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  • Tetsuji ISHIMARU
    Type: Article
    1986 Volume 41 Issue 2 Pages 25-37
    Published: 1986
    Released: April 20, 2017
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    The purpose of this paper is to clarify the land use patterns in the former built-up area of Hiroshima city. Urban land use is one of the most significant indices to investigate the internal structure of the city. The author tried to analyze the complicated spatial urban land use patterns applying the quantitative method. At the frst, using the land use map in the adrninistrative area of old Hiroshima on a scale of I to 2,500, published by the Hiroshirna municipal office, he measured areal proportions of land use categories in each unit area by digityzer. He classified these proportions of each mixed areas into major types applying the modified Weaver's method (Doi Model, 1970). He also identffied the major land use types and compared these types with current land use zoning prescribed by Municipal Office. The results are summarized as follows: l) The residential and industrial land use are centrifugal, on the other hand business and commercial use are centripetal. And the industrial land use is more centrifugal, the business land use is more centripetal. 2) The proportions of the areas devoted to residential, business-commercial and industrial land uses vary not merely with distance but also with direction from the city core. 3) Land uses are arranged from the core to the periphery as foHows. The administrative districts (the southern part and the northern part), the business and residential districts (the southeastern part and the northwestern part) are located around the business and commercial districts. Outward from these districts, follow the mixed district of the education-welfare facilities and residence. Towards the outside, there lie the mixed districts of residences and industries, the mixed districts of residences and transportation-warehouses. In the periphery of the study area, residences are dorninant exept for districts of heavy industry and transportation-warehouses along the coast. 4) In the zone between 1.5 and 3.5km radius from the city core, the mixed districts of residences and small industries are prevalent, and there clearly can be seen obsolete wooden houses. However, obsolete wooden houses are especially concentrating in the transitional zones from the commercial to residential or in those from the residential to industrial area. These are mixed districts consisted of various iand uses such as houses, apartment houses, business offlces and transportation-warehouses. 5) Comparing these land use types with the land use zoning in the city planning areas of the city, both types are incompatible and there are many land uses which are prohibited by the city planning.
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  • JAHANBAKHSH-ASL Saeed, Yoshitaka FUKUOKA
    Type: Article
    1986 Volume 41 Issue 2 Pages 38-47
    Published: 1986
    Released: April 20, 2017
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    This paper aims mainly to calculate the potential evapotranspiration amounts for several synoptical climatic stations of lran. In this relation as a general outline of geographical characteristics, water supplies and hTigation methods of the country had been introduced. Calculations of the potential evapo-transpiration had been calTied out using Thorn-thwaite's empincal formula (Fukuoka 1969 & 1972). Regional hydro-climatological classiflcations were done according to the distribution of soil moisture and water balance conditions based on obtained results.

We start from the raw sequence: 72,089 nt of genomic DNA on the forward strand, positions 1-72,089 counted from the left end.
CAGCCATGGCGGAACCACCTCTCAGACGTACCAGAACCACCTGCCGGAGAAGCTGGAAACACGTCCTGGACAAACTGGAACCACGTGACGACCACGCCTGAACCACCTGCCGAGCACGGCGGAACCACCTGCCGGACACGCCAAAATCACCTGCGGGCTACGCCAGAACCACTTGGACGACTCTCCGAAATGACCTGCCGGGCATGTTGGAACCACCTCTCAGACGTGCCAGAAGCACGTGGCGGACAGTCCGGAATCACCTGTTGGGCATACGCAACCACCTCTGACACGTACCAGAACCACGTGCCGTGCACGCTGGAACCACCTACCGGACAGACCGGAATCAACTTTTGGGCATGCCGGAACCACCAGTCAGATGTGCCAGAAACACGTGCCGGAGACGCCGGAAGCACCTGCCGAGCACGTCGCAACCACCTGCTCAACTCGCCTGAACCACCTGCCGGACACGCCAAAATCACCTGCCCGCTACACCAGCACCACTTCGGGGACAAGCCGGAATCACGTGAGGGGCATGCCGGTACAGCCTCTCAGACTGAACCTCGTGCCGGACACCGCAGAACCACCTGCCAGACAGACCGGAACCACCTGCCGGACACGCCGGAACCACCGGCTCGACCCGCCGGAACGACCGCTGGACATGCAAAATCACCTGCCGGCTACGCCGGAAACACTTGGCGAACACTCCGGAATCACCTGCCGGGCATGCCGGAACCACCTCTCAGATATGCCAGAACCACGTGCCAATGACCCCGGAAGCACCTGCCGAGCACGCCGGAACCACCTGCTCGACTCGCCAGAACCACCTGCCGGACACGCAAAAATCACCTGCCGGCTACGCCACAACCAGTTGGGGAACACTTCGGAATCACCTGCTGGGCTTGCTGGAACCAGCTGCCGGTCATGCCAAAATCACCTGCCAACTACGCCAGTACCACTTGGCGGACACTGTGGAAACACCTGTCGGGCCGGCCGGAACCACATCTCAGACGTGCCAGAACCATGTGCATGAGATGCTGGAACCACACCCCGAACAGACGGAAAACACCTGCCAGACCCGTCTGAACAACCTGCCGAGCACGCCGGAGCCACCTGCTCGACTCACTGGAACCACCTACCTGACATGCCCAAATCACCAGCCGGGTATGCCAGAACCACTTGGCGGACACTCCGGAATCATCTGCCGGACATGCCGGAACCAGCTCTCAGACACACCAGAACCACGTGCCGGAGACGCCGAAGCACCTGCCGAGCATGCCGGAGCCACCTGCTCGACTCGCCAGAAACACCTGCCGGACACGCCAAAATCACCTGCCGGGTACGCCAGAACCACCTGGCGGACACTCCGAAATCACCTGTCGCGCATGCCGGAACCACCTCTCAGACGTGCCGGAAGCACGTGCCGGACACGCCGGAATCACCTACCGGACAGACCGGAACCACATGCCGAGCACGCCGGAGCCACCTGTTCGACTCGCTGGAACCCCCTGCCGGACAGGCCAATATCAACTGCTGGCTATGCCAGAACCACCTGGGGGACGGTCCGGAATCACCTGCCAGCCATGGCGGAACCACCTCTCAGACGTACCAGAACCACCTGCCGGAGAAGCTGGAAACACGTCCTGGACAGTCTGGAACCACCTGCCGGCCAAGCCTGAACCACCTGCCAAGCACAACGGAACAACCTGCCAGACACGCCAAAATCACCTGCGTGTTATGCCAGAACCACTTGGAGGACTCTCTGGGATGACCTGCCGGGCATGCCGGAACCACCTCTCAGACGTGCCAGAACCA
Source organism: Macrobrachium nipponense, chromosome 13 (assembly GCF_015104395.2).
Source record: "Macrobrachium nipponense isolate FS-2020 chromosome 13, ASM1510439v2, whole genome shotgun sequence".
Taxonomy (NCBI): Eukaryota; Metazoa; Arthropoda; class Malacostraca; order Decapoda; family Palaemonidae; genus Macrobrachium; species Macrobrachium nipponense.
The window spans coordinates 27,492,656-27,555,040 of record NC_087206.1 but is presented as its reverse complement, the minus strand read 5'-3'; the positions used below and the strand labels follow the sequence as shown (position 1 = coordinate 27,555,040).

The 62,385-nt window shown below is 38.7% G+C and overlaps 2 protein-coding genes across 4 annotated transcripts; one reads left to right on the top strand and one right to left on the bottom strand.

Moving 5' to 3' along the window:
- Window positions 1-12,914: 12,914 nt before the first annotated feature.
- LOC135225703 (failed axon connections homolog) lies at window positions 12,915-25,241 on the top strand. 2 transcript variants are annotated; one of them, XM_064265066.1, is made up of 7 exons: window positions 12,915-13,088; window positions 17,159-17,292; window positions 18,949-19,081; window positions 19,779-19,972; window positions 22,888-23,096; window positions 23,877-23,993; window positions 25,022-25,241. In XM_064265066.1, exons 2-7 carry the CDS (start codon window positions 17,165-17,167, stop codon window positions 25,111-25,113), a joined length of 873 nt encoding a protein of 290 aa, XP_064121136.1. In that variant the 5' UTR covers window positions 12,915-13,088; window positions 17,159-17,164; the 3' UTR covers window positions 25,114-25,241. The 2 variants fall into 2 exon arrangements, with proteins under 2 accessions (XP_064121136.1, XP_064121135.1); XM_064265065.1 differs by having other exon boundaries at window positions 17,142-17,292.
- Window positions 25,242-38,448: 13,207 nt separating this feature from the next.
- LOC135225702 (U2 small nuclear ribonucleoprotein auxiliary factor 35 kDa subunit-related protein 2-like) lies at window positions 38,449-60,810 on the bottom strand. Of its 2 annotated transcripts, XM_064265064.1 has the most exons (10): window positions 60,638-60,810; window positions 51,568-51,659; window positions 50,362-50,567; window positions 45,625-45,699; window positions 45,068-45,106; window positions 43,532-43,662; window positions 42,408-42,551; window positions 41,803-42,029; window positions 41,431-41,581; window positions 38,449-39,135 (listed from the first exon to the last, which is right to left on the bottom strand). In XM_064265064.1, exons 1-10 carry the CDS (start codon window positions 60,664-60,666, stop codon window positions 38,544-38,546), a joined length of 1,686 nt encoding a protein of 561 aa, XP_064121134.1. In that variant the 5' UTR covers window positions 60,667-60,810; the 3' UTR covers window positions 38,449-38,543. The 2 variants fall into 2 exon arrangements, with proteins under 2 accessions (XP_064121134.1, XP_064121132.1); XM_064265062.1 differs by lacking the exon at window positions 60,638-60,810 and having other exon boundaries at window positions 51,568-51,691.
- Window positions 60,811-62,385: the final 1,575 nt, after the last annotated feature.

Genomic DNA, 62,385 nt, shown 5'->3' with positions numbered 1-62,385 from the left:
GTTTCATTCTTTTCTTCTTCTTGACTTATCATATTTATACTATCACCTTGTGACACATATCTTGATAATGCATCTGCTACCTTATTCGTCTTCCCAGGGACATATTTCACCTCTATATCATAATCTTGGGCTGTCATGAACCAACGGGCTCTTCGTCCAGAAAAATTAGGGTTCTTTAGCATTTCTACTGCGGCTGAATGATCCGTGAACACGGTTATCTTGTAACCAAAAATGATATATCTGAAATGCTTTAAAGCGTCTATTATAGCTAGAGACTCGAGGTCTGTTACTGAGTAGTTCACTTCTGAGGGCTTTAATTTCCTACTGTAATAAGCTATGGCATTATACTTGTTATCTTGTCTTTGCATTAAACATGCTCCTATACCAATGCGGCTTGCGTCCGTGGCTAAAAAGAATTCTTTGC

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  • [in Japanese]
    Type: Article
    1986 Volume 41 Issue 2 Pages 48-49
    Published: 1986
    Released: April 20, 2017
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  • [in Japanese]
    Type: Article
    1986 Volume 41 Issue 2 Pages 50-
    Published: 1986
    Released: April 20, 2017
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  • [in Japanese]
    Type: Article
    1986 Volume 41 Issue 2 Pages 51-
    Published: 1986
    Released: April 20, 2017
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  • [in Japanese]
    Type: Article
    1986 Volume 41 Issue 2 Pages 52-
    Published: 1986
    Released: April 20, 2017
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  • Type: Appendix
    1986 Volume 41 Issue 2 Pages 127-131
    Published: 1986
    Released: April 20, 2017
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  • Type: Appendix
    1986 Volume 41 Issue 2 Pages 131-132
    Published: 1986
    Released: April 20, 2017
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  • Type: Appendix
    1986 Volume 41 Issue 2 Pages App2-
    Published: 1986
    Released: April 20, 2017
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    Download PDF (15K)
  • Type: Cover
    1986 Volume 41 Issue 2 Pages Cover3-
    Published: 1986
    Released: April 20, 2017
    JOURNALS FREE ACCESS
    Download PDF (26K)
  • Type: Cover
    1986 Volume 41 Issue 2 Pages Cover4-
    Published: 1986
    Released: April 20, 2017
    JOURNALS FREE ACCESS
    Download PDF (26K)